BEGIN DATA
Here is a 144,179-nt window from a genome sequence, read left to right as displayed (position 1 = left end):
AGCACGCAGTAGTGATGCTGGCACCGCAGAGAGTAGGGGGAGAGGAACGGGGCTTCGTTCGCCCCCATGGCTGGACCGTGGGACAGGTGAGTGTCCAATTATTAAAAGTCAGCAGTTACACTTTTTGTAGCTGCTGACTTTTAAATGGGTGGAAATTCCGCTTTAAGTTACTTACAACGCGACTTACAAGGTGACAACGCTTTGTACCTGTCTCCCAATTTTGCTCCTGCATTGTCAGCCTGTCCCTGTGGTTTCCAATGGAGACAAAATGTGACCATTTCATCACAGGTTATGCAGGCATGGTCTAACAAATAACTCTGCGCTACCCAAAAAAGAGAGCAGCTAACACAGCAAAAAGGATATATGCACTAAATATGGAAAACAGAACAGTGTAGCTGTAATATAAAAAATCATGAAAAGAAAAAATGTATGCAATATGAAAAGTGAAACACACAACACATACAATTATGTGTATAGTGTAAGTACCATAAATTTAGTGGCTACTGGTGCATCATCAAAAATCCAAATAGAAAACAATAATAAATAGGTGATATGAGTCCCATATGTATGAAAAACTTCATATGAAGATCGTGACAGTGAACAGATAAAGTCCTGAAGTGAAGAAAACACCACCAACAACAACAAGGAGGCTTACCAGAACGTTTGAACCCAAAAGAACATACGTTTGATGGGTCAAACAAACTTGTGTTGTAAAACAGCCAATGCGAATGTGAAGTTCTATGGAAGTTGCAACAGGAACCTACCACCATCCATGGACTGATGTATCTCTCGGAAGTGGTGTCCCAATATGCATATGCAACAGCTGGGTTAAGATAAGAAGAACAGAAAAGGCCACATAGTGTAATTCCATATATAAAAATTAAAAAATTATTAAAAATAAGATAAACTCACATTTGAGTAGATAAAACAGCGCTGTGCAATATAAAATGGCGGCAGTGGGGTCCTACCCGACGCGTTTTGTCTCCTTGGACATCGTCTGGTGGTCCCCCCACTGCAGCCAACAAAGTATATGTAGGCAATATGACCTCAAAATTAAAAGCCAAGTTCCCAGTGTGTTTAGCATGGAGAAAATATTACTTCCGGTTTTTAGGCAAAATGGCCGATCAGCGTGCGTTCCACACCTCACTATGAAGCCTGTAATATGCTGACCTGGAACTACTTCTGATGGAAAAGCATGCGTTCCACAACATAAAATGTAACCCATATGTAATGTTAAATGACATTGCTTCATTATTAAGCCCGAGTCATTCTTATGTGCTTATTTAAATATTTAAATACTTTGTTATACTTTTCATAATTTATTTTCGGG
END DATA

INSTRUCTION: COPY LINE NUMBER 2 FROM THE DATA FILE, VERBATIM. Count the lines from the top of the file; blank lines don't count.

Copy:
AGCACGCAGTAGTGATGCTGGCACCGCAGAGAGTAGGGGGAGAGGAACGGGGCTTCGTTCGCCCCCATGGCTGGACCGTGGGACAGGTGAGTGTCCAATTATTAAAAGTCAGCAGTTACACTTTTTGTAGCTGCTGACTTTTAAATGGGTGGAAATTCCGCTTTAAGTTACTTACAACGCGACTTACAAGGTGACAACGCTTTGTACCTGTCTCCCAATTTTGCTCCTGCATTGTCAGCCTGTCCCTGTGGTTTCCAATGGAGACAAAATGTGACCATTTCATCACAGGTTATGCAGGCATGGTCTAACAAATAACTCTGCGCTACCCAAAAAAGAGAGCAGCTAACACAGCAAAAAGGATATATGCACTAAATATGGAAAACAGAACAGTGTAGCTGTAATATAAAAAATCATGAAAAGAAAAAATGTATGCAATATGAAAAGTGAAACACACAACACATACAATTATGTGTATAGTGTAAGTACCATAAATTTAGTGGCTACTGGTGCATCATCAAAAATCCAAATAGAAAACAATAATAAATAGGTGATATGAGTCCCATATGTATGAAAAACTTCATATGAAGATCGTGACAGTGAACAGATAAAGTCCTGAAGTGAAGAAAACACCACCAACAACAACAAGGAGGCTTACCAGAACGTTTGAACCCAAAAGAACATACGTTTGATGGGTCAAACAAACTTGTGTTGTAAAACAGCCAATGCGAATGTGAAGTTCTATGGAAGTTGCAACAGGAACCTACCACCATCCATGGACTGATGTATCTCTCGGAAGTGGTGTCCCAATATGCATATGCAACAGCTGGGTTAAGATAAGAAGAACAGAAAAGGCCACATAGTGTAATTCCATATATAAAAATTAAAAAATTATTAAAAATAAGATAAACTCACATTTGAGTAGATAAAACAGCGCTGTGCAATATAAAATGGCGGCAGTGGGGTCCTACCCGACGCGTTTTGTCTCCTTGGACATCGTCTGGTGGTCCCCCCACTGCAGCCAACAAAGTATATGTAGGCAATATGACCTCAAAATTAAAAGCCAAGTTCCCAGTGTGTTTAGCATGGAGAAAATATTACTTCCGGTTTTTAGGCAAAATGGCCGATCAGCGTGCGTTCCACACCTCACTATGAAGCCTGTAATATGCTGACCTGGAACTACTTCTGATGGAAAAGCATGCGTTCCACAACATAAAATGTAACCCATATGTAATGTTAAATGACATTGCTTCATTATTAAGCCCGAGTCATTCTTATGTGCTTATTTAAATATTTAAATACTTTGTTATACTTTTCATAATTTATTTTCGGG